Activity Identification and Visualization
Richard J. Parker
, William A. Hoff
, Alan Norton
Jae Young Lee
and Michael Colagrosso
Southwest Research Institute, San Antonio, Texas 78228
Colorado School of Mines, Golden, Colorado 80401
National Center for Atmospheric Research, Boulder, Colorado 80307
Understanding activity from observing the motion of agents is simple
for people to do, yet the procedure is difficult to codify. It is impossible to
enumerate all possible motion patterns which could occur, or to dictate the ex-
plicit behavioural meaning of each motion. We develop visualization tools to
assist a human user in labelling detected behaviours and identifying useful at-
tributes. We also apply machine learning to the classification of motion into
motion and behavioural labels. Issues include feature selection and classifier
1 Introduction
Surveillance observations are becoming increasingly available, meaning the ability to
continuously watch an area for long periods of time with multiple sensors. The types
of analysis required for today’s military (such as counter-terrorism) and commercial
security applications increasingly involve interpreting observations made over time.
The amount of data that is available is overwhelming the abilities of human analysts
to exploit it all. Therefore, tools are needed to assist the analyst in focusing in on
portions of the data that contain activities of interest. For example, a tool could alert
the analyst to the presence of an activity of known interest, or an unusual activity.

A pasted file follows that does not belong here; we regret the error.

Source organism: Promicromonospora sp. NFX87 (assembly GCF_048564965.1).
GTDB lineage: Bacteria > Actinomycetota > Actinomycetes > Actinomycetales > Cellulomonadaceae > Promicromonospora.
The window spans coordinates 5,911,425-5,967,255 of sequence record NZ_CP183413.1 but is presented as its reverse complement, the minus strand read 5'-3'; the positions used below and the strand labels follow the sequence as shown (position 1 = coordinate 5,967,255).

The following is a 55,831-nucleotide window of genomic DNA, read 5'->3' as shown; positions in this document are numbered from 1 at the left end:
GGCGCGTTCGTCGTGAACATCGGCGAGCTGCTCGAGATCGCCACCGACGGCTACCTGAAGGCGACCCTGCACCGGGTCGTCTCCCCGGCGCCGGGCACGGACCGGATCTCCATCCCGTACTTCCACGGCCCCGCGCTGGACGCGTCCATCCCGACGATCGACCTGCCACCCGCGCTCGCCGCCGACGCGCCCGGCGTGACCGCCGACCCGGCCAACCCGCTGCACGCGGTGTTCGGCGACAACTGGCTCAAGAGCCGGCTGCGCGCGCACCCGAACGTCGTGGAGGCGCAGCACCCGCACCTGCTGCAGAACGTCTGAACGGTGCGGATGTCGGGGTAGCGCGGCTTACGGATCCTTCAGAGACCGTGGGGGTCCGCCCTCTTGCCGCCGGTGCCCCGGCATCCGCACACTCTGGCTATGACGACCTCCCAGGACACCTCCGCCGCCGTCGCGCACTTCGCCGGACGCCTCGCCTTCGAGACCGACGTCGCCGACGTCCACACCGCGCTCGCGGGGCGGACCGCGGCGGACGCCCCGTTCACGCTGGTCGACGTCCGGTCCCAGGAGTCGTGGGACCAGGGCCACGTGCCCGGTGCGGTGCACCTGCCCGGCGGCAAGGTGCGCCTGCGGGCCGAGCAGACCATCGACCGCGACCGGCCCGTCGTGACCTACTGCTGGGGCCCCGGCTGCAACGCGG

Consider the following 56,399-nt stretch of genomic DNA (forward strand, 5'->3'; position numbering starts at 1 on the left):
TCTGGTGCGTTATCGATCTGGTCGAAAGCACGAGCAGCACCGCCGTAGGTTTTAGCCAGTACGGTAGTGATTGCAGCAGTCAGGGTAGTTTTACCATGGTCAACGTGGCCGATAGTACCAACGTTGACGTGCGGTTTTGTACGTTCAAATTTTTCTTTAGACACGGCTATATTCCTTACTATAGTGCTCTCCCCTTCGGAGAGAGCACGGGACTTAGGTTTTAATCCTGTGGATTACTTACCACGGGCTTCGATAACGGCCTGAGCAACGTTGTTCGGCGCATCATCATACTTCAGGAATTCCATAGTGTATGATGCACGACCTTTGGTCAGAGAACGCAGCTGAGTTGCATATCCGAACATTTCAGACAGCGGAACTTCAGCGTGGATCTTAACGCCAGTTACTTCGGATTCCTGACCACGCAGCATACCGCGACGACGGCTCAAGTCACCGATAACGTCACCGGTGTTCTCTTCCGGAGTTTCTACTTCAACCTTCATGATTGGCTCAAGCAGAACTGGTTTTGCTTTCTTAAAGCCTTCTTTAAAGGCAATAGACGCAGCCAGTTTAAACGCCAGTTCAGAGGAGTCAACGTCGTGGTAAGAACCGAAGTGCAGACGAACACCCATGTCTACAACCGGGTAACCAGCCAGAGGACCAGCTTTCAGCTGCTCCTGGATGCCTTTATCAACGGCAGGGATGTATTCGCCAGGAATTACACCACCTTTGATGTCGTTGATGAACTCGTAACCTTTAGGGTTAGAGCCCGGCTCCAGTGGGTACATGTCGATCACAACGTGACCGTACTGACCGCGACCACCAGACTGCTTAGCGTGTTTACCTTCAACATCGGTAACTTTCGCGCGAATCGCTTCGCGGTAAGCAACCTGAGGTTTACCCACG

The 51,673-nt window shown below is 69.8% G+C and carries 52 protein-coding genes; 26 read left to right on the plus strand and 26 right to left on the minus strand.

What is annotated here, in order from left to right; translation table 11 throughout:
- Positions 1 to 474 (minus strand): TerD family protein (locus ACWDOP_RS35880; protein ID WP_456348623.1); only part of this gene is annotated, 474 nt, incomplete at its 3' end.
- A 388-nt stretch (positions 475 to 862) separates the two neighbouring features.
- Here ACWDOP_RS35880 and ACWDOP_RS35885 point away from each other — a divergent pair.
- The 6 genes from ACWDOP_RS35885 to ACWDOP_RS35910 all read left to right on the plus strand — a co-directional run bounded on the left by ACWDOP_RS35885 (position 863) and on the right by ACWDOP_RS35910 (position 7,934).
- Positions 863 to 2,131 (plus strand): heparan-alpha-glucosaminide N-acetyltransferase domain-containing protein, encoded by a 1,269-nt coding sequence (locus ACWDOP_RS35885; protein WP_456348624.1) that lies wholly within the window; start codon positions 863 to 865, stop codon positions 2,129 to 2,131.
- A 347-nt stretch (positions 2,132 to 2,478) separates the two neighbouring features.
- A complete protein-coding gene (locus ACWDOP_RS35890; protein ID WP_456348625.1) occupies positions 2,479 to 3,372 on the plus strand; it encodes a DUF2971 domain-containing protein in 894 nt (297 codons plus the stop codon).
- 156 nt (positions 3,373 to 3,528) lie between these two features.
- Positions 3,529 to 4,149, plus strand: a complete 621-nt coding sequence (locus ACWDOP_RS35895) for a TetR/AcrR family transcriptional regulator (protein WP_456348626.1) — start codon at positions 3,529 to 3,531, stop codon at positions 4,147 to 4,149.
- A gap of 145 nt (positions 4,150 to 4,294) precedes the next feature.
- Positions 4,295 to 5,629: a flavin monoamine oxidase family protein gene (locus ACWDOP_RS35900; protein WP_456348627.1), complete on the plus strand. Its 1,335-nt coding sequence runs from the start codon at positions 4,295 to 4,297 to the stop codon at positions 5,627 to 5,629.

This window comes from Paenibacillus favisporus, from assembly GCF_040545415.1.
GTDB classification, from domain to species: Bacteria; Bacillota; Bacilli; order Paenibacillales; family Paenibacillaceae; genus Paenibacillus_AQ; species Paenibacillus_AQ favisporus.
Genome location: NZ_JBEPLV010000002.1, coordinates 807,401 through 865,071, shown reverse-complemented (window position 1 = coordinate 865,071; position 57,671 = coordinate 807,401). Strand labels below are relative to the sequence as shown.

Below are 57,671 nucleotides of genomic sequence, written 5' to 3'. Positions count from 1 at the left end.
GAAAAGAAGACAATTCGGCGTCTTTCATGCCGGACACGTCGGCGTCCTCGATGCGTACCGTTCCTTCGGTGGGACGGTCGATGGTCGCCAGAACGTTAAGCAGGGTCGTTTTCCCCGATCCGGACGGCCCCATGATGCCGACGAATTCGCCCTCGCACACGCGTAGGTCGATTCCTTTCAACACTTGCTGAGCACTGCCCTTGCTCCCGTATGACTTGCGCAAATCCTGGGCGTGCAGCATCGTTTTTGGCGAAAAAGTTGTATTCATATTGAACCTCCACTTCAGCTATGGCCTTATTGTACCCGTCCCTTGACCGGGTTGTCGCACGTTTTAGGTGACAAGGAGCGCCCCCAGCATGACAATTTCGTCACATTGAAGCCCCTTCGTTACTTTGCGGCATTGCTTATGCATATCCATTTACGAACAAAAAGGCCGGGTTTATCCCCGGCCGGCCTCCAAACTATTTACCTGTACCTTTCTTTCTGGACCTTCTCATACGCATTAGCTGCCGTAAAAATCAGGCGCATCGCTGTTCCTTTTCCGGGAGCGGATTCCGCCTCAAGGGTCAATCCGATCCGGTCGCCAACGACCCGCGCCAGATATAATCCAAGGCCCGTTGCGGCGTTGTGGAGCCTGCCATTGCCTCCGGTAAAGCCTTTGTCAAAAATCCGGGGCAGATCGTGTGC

The problem is unstructured, in the sense that there may be a great variety of ob-
jects and actors in the scene, and the types
of activities that occur may not be known
in advance. Sometimes the activity of interest will be buried within a background of
other unrelated activities. It could be very difficult to develop purely automated tools
to solve the problem. Therefore, our approach is to develop interactive tools to help
users to understand the activities in a scene. For example, visualization tools allow
the user to see patterns in the surveillance data, and choose appropriate features for
pattern recognition algorithms.
In this work, we focus on pure motion track data, which is simply the location of
ors (people or vehicles) as a function of time. We do not assume the presence of
The authors thank Lockheed Martin and Dr. Ray Rimey for their support of this project.
J. Parker R., A. Hoff W., Norton A., Young Lee J. and Colagrosso M. (2005).
Activity Identification and Visualization.